Interview: Why we need the Millennium Consumption Goals | Asia| An in-depth look at news from across the continent | DW | 14.09.2011
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Interview: Why we need the Millennium Consumption Goals

80 percent of the world's resources are consumed by 20 percent of the world's population. Dr. Philip Vergragt talks about the Millennium Consumption Goals and why consumption must become more sustainable.

Dr. Philip J. Vergragt says consumption does not make us happy

Dr. Philip J. Vergragt says consumption does not make us happy

Deutsche Welle: To what extent can the Millennium Consumption Goals (MCGs) be seen as being set apart from Millennium Development Goals (MDGs)?

Dr. Philip Vergragt: The MDGs are all about poor people in developing countries that need to be taken out of poverty and illness and so on. The idea behind the MCGs is that the richest 20 percent of the people on the globe, which is mainly in the north, but also the rich people in developing countries, all consume 80 percent of the world's resources. So if we as rich people would mitigate, reduce our consumption, everybody would benefit. Poor people would benefit and the planet would benefit as well.

What are the goals and what can people – consumers, producers and governments – do?

Well consumers can start to think about their lifestyles. It could be things like consume somewhat less meat, drive in smaller cars or share the cars. Don't expand your houses, but maybe live in somewhat smaller spaces. Governments can do a lot in terms of getting rid of bad, perverse subsidies, as we call them, for instance for oil companies, by subsidizing good behavior and green products and setting rules and regulations about what should be produced and what should not be produced. And also in their buying behavior, in public procurement. Basically, if governments start to buy green stuff for their operations, then there would be an enormous demand for green products and services. Businesses obviously can do a lot. But businesses will only do it when consumers buy it. And then the public media can play a role. There should be responsible advertising and labeling certification to create consumer awareness.

Many people, especially consumers in the United States, the largest consumer world-wide, equate choice and consumption with democratic rights. How will it become clear that imposing guidelines for sustainable consumption is not an infringement on the people’s freedom?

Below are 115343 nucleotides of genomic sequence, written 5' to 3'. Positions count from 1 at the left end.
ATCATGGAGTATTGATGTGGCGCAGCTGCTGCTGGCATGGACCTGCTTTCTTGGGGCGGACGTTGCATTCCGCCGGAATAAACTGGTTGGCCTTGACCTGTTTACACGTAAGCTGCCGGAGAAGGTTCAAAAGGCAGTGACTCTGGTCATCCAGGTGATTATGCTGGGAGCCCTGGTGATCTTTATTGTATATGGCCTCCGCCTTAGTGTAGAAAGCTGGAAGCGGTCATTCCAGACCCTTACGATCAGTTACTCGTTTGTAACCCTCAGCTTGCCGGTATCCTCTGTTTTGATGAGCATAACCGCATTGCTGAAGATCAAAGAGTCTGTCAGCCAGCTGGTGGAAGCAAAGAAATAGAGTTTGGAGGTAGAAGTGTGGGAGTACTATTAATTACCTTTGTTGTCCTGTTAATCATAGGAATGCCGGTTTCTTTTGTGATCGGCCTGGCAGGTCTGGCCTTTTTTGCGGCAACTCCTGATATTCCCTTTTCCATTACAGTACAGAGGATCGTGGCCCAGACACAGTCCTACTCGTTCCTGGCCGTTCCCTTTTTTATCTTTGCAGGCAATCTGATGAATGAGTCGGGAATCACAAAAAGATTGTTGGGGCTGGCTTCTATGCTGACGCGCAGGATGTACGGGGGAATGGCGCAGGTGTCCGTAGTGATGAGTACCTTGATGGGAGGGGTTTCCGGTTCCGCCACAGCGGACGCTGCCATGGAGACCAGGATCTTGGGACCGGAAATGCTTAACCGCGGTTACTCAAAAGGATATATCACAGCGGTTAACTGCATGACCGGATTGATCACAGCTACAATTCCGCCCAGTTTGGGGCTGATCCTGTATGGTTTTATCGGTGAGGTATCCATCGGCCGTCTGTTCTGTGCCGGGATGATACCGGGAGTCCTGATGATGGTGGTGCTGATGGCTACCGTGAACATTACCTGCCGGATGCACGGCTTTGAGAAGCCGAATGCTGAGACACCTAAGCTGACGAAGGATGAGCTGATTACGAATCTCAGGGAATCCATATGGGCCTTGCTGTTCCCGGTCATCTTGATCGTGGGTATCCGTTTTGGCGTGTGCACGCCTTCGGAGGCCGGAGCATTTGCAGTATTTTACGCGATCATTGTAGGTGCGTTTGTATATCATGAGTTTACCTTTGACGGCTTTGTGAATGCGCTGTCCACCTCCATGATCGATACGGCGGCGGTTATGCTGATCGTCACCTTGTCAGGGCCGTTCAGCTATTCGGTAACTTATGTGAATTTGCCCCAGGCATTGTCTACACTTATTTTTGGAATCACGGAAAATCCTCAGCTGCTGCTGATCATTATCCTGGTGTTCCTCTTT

Yes, the United States is the biggest consumer on earth, both in terms of numbers of people as in terms of levels of consumption. And yes, you are right, the American dream and self-image is about freedom to consume and to live their lives in the way they want. So that’s an enormous challenge. But research in the last 10, 20 years on wellbeing tells us that material consumption does not make us any happier. Of course, you need to fulfill your basic needs in housing, transportation, food and communication, etc. But above a certain level, and this level is actually quite low, increased material consumption is not correlated with happiness. So what does make us happy? The things that are important for happiness are good health, good relationships, mostly immaterial things, and security. And in America, for instance, there is a very high level of insecurity. People are insecure about their health insurance, about college education for their children and about their old age – much more so than in Europe. So they think that they need to earn a lot of money in order to give them a more secure feeling and this earning more money leads to competition and eventually leads to more material consumption. So the question is how to communicate it? To communicate the message: "consume less" is of course not going to work. So the message should be a positive message, like, "improve your wellbeing," "become happier," and "consume more responsibly" and also a message of solidarity with other people of the world and with the environment.

What about insecurity in Asian countries like China and India? It sounds like the problems will grow and it will become all the more difficult to get the message out on a personal level.